A binary heap is a heap data structure created using a binary tree. It can be seen as a binary tree with two additional constraints:
- The shape property: the tree is a complete binary tree; that is, all levels of the tree, except possibly the last one (deepest) are fully filled, and, if the last level of the tree is not complete, the nodes of that level are filled from left to right.
- The heap property: each node is greater than or equal to each of its children according to some comparison predicate which is fixed for the entire data structure.
"Greater than or equal to" means according to whatever comparison function is chosen to sort the heap, not necessarily "greater than or equal to" in the mathematical sense (since the quantities are not always numerical). Heaps where the comparison function is mathematical "greater than or equal to" are called max-heaps; those where the comparison function is mathematical "less than or equal to" are called "min-heaps". Conventionally, min-heaps are used, since they are readily applicable for use in priority queues.
Note that the ordering of siblings in a heap is not specified by the heap property, so the two children of a parent can be freely interchanged, as long as this does not violate the shape and heap properties (compare with treap).
The binary heap is a special case of the d-ary heap in which d = 2.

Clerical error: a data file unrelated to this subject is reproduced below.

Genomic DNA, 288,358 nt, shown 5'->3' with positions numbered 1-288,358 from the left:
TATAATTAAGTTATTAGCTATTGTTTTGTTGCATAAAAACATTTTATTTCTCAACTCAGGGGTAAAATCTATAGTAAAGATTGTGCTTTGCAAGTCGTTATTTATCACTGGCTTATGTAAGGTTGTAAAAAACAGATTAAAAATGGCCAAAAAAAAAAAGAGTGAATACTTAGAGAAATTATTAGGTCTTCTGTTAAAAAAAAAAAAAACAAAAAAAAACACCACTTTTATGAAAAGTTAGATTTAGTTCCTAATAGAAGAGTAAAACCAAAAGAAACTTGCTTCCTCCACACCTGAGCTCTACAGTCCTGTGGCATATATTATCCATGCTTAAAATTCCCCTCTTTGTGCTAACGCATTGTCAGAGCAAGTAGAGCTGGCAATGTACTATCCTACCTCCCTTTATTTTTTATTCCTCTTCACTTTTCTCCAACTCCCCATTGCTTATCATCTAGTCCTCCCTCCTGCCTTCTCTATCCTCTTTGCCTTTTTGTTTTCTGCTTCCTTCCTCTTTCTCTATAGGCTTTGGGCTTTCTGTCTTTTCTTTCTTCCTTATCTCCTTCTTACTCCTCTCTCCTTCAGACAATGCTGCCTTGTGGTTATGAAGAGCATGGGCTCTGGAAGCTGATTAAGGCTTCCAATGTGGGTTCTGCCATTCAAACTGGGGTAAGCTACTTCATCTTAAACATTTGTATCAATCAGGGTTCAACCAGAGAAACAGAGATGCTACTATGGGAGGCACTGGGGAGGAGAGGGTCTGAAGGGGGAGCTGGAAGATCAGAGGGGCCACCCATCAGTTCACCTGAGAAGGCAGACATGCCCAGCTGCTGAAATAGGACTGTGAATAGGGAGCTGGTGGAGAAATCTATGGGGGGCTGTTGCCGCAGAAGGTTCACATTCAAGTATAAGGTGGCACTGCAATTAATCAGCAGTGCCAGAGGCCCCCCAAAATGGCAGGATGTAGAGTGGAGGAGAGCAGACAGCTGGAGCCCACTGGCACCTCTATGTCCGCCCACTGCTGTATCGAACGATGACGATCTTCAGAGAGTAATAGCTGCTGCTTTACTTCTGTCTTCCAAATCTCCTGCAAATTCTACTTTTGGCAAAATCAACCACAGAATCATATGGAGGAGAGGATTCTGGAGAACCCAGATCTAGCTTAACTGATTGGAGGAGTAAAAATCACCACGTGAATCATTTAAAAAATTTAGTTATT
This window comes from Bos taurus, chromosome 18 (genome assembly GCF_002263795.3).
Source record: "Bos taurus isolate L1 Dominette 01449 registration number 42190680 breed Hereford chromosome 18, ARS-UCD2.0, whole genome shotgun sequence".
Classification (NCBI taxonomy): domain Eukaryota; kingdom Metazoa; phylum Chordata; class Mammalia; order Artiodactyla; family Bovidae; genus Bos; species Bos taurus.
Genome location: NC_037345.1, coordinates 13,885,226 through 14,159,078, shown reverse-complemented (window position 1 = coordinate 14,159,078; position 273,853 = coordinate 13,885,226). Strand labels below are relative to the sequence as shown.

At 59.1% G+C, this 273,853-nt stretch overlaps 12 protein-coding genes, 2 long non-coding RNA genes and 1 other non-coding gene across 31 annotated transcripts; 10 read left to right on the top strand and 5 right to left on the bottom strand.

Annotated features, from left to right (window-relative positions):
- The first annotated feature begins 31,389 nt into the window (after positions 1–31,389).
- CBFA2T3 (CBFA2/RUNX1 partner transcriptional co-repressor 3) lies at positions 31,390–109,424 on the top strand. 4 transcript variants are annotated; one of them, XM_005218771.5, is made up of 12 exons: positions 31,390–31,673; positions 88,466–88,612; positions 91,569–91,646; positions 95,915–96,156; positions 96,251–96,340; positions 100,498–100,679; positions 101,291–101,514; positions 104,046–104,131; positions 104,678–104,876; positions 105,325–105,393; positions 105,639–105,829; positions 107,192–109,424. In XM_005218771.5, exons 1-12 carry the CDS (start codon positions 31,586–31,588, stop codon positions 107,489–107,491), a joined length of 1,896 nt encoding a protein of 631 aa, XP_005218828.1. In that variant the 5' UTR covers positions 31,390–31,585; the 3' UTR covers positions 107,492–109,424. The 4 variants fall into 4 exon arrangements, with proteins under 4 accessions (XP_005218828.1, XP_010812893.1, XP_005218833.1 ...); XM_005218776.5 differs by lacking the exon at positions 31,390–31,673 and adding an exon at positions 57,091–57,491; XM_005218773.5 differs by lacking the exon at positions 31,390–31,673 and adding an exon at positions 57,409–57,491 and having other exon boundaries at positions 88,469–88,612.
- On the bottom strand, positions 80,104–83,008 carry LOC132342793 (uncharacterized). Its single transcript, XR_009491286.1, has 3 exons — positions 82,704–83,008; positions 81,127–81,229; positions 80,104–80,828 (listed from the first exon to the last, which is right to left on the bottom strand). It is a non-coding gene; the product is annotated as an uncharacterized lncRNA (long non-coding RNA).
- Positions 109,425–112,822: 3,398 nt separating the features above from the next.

It is possible to modify the heap structure to allow extraction of both the smallest and largest element in O(logn) time. To do this, the rows alternate between min heap and max heap. The algorithms are roughly the same, but, in each step, one must consider the alternating rows with alternating comparisons. The performance is roughly the same as a normal single direction heap. This idea can be generalised to a min-max-median heap.
Adding to the heap
If we have a heap, and we add an element, we can perform an operation known as up-heap, bubble-up, percolate-up, sift-up, or heapify-up in order to restore the heap property. We can do this in O(log n) time, using a binary heap, by following this algorithm:
We do this at maximum for each level in the tree—the height of the tree, which is O(log n). However, since approximately 50% of the elements are leaves and 75% are in the bottom two levels, it is likely that the new element to be inserted will only move a few levels upwards to maintain the heap. Thus, binary heaps support insertion in average constant time, O(1).
Say we have a max-heap
and we want to add the number 15 to the heap. We first place the 15 in the position marked by the X. However, the heap property is violated since 15 is greater than 8, so we need to swap the 15 and the 8. So, we have the heap looking as follows after the first swap:
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